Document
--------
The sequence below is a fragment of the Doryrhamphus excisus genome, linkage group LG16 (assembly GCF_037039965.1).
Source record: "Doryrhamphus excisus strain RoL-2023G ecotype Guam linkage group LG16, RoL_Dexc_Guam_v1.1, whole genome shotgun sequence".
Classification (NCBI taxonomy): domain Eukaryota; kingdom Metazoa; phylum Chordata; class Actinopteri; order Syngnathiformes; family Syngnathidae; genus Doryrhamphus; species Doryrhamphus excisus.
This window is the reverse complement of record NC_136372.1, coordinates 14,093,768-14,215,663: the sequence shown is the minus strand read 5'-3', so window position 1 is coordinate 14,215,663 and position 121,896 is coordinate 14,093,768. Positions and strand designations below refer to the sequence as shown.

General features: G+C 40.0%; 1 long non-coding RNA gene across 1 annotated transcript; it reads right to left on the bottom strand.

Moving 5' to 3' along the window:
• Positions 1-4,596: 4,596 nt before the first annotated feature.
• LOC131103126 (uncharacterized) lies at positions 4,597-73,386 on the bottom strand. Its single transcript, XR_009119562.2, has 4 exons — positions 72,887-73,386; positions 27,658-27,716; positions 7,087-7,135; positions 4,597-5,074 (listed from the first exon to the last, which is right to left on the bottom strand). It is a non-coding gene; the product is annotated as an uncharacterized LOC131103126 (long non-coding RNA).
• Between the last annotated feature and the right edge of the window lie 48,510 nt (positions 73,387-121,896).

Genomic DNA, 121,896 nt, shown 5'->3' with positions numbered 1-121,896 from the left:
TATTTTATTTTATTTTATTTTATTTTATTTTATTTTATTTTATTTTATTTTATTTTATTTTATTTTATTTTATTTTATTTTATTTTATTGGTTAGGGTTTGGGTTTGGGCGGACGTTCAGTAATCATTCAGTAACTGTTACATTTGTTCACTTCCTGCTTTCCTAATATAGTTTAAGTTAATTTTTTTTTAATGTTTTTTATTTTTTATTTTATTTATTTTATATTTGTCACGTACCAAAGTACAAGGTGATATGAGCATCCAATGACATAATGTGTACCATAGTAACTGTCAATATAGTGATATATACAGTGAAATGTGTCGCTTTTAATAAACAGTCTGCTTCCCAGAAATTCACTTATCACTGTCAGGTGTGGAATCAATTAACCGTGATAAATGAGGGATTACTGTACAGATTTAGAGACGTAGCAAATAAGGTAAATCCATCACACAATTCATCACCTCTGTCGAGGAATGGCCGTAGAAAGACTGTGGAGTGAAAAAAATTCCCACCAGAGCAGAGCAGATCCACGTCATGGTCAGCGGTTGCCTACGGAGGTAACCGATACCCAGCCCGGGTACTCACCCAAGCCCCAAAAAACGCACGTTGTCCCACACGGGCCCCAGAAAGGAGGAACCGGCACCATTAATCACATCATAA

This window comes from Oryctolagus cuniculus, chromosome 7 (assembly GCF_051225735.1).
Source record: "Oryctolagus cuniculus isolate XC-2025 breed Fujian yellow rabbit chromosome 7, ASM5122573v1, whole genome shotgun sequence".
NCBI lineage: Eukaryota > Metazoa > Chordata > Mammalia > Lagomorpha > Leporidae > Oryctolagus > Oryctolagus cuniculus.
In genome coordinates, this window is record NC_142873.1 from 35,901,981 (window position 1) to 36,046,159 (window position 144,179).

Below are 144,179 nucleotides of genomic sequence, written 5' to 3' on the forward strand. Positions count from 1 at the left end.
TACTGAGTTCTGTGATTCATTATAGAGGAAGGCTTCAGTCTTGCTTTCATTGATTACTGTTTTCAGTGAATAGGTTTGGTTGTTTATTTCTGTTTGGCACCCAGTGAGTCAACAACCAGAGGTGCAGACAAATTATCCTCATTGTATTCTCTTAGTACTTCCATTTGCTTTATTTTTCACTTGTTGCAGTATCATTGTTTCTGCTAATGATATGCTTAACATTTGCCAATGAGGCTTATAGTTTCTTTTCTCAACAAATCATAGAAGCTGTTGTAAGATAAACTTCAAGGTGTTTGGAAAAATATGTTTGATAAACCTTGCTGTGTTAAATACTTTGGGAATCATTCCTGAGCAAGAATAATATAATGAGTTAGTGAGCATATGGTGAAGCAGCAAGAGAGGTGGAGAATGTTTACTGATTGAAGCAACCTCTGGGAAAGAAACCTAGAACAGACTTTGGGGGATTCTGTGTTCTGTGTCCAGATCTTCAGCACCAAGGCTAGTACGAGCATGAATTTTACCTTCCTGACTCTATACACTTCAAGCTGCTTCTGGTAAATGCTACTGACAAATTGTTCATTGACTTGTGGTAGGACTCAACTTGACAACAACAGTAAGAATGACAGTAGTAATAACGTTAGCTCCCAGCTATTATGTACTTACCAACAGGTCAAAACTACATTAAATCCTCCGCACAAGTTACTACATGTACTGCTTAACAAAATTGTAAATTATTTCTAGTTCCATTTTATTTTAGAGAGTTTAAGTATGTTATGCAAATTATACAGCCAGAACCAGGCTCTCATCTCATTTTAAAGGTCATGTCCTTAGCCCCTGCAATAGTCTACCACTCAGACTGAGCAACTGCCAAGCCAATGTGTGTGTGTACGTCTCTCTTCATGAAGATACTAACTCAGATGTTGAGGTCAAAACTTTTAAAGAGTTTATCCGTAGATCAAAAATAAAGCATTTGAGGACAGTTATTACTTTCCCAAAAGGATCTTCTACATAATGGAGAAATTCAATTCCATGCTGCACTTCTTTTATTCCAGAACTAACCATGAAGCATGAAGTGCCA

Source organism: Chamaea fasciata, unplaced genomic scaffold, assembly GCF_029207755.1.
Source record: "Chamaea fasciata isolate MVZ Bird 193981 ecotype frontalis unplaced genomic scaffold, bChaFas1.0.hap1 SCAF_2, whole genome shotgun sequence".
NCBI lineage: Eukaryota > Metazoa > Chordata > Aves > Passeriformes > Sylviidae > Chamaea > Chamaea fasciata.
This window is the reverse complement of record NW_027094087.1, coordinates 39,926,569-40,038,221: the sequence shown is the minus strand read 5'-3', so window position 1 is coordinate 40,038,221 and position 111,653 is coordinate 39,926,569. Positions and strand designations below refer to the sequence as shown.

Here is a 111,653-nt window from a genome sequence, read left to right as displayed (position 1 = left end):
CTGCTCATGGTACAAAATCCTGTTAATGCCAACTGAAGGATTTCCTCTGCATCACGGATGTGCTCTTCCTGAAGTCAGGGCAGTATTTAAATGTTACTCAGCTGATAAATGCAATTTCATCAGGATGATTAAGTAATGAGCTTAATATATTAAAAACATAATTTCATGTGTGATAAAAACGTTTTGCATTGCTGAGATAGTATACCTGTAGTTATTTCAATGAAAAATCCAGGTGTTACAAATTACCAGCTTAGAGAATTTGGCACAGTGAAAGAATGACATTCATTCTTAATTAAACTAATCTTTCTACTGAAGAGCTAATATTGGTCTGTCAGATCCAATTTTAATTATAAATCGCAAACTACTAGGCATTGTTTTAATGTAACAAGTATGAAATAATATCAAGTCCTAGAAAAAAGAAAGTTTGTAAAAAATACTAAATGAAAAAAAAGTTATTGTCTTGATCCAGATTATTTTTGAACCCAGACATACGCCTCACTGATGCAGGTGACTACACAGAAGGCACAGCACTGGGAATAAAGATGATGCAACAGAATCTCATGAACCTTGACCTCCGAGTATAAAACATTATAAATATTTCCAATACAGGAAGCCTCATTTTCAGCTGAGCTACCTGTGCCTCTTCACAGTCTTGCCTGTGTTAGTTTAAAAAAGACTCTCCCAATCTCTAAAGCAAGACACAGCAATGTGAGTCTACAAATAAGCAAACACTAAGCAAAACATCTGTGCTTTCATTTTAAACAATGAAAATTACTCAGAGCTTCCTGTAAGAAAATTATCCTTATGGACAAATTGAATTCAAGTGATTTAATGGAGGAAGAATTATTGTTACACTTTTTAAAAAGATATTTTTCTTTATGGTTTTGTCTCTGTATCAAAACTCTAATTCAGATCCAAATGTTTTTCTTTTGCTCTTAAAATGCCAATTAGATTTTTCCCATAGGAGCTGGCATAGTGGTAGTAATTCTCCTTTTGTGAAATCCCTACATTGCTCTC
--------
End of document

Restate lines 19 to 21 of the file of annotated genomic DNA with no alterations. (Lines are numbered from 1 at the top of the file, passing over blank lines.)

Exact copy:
Source record: "Chamaea fasciata isolate MVZ Bird 193981 ecotype frontalis unplaced genomic scaffold, bChaFas1.0.hap1 SCAF_2, whole genome shotgun sequence".
NCBI lineage: Eukaryota > Metazoa > Chordata > Aves > Passeriformes > Sylviidae > Chamaea > Chamaea fasciata.
This window is the reverse complement of record NW_027094087.1, coordinates 39,926,569-40,038,221: the sequence shown is the minus strand read 5'-3', so window position 1 is coordinate 40,038,221 and position 111,653 is coordinate 39,926,569. Positions and strand designations below refer to the sequence as shown.